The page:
Note that this conflicts with the DS9 canon, which says the brain itself is far more complex than the rest of the body, while this data considers the brain much less complex than the overall body (which is (reasonably) consistent with the notion that everything is scanned and stored at the same scale). Considering the 50 gigaquads were used during a conversion process (from something alien to a human brain), maybe that was just a buffer, and the entire brain would have taken far more storage. Regardless, we're still looking at less than 10 teraquads per person.

Given that the EMH alone used up to 1000 teraquads for assimilating data (and some "50 million gigaquads", or 50000 teraquads, for the original program), it seems likely the Voyager and newer ships would have no problem hanging onto copies of every crew member while on their away missions, updated on return, with the backup copy stored until the new copy is definitely not an alien or something.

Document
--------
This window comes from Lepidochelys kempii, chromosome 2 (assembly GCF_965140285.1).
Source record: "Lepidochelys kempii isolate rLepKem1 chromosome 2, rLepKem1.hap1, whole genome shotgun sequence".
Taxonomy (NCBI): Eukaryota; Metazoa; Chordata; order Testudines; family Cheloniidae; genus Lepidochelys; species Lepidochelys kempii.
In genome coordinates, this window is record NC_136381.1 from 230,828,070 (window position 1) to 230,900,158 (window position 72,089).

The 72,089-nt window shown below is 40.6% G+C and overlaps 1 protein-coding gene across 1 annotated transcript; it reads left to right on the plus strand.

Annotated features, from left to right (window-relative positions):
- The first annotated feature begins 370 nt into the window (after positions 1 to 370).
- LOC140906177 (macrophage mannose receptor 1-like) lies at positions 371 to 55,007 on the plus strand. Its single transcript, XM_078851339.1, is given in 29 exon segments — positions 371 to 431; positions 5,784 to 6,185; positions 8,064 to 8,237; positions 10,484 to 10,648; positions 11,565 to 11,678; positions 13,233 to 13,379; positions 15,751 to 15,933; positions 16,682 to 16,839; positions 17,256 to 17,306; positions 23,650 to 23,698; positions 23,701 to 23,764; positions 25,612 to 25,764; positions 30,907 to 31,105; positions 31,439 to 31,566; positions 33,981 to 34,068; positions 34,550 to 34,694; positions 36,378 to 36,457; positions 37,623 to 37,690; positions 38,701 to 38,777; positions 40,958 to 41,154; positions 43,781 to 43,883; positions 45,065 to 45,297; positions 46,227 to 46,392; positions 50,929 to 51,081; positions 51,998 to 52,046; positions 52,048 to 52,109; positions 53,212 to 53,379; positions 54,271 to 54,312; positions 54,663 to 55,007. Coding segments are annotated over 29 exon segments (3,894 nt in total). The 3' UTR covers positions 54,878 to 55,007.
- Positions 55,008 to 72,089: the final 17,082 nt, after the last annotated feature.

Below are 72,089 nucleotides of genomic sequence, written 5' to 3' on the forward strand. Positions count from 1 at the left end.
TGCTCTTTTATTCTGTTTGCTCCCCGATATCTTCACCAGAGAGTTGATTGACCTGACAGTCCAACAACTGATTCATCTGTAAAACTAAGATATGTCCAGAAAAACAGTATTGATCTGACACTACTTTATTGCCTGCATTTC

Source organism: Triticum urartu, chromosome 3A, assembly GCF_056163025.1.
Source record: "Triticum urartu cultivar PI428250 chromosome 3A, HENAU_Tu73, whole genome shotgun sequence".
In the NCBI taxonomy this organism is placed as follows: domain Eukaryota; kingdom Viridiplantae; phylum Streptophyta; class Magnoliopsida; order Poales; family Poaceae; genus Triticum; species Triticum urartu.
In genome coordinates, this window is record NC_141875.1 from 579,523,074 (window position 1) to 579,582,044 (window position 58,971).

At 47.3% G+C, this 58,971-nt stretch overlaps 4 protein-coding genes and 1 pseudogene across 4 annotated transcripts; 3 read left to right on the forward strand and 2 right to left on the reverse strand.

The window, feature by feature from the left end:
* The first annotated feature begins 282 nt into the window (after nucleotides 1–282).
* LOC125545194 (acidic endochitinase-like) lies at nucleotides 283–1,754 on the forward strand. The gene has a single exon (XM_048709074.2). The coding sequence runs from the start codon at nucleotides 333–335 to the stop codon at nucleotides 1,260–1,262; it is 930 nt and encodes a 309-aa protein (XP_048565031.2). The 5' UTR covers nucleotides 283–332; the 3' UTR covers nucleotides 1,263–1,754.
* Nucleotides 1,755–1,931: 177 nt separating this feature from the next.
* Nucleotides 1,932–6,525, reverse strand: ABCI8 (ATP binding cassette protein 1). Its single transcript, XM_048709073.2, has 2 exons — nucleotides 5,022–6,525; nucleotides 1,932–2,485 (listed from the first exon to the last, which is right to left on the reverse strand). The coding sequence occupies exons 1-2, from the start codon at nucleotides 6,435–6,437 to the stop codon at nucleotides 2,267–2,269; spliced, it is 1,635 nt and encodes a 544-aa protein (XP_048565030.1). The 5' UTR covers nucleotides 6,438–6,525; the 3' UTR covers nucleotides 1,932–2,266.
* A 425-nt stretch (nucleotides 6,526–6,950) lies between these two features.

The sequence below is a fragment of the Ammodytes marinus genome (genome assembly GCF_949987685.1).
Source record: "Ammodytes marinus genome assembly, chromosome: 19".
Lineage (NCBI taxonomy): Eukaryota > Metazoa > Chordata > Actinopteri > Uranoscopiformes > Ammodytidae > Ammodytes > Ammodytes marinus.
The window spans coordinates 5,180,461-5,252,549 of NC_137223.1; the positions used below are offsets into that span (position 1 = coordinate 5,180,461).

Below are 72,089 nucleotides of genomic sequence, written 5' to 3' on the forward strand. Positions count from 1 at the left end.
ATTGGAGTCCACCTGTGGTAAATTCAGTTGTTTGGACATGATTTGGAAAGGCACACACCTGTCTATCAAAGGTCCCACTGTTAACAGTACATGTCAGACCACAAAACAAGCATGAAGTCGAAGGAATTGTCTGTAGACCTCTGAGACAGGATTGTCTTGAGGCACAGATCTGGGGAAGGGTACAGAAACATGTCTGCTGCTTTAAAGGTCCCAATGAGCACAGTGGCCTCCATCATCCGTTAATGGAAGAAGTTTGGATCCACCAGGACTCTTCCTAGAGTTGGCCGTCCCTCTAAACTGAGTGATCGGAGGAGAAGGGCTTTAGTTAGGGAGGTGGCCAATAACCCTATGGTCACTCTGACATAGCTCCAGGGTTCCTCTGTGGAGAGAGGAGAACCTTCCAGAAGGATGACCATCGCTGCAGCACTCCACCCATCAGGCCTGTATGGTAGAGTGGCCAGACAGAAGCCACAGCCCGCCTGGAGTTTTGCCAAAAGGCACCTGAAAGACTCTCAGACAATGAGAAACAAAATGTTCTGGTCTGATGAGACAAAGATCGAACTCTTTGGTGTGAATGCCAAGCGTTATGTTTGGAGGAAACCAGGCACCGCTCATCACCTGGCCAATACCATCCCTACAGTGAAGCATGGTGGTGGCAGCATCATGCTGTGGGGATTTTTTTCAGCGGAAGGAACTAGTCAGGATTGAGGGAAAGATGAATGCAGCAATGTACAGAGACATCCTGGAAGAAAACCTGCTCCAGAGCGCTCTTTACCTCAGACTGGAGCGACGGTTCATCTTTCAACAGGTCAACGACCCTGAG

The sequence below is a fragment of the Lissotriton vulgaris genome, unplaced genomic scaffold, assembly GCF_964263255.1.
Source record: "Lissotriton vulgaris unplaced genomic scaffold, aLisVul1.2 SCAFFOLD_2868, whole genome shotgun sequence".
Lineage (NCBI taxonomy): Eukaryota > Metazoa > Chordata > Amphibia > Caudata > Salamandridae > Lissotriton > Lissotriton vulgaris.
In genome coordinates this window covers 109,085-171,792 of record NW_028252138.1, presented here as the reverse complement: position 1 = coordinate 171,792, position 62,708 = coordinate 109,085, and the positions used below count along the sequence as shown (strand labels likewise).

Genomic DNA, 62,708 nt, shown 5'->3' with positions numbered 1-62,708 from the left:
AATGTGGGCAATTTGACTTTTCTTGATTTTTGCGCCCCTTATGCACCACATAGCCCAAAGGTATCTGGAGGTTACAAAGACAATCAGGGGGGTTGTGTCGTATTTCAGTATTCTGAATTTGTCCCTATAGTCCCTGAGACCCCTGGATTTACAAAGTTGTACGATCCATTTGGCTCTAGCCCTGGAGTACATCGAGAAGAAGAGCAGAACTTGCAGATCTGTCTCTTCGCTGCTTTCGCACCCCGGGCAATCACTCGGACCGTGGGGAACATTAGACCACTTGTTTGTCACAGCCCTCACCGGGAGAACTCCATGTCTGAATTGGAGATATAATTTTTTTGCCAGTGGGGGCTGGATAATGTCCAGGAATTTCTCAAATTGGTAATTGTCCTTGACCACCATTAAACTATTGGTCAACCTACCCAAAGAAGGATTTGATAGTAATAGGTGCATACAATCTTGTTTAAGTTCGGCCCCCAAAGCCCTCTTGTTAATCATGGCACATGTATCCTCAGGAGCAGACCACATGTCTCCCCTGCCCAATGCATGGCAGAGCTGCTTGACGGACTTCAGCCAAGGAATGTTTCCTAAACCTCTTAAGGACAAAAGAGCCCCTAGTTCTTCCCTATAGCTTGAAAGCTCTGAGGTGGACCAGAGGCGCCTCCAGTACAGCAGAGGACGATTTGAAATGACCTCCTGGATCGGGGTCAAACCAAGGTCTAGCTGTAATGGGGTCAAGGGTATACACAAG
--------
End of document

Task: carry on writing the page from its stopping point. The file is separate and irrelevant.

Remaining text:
The TNG Enterprise, on the other hand, typically had computers with quads to kiloquads of storage space. Given the DS9's age, it was likely in a similar place. This means the earlier ships would have been simply incapable of storing transport patterns longer than it took to transport the people across.

Lack of Need

The transporters in TNG and beyond are extremely safe. There's very little reason for the majority of ships to bother with backups as a general rule. And it's pretty unlikely you're going to die on a random away mission unless you're a red shirt on the Enterprise.

General Philosophy of Death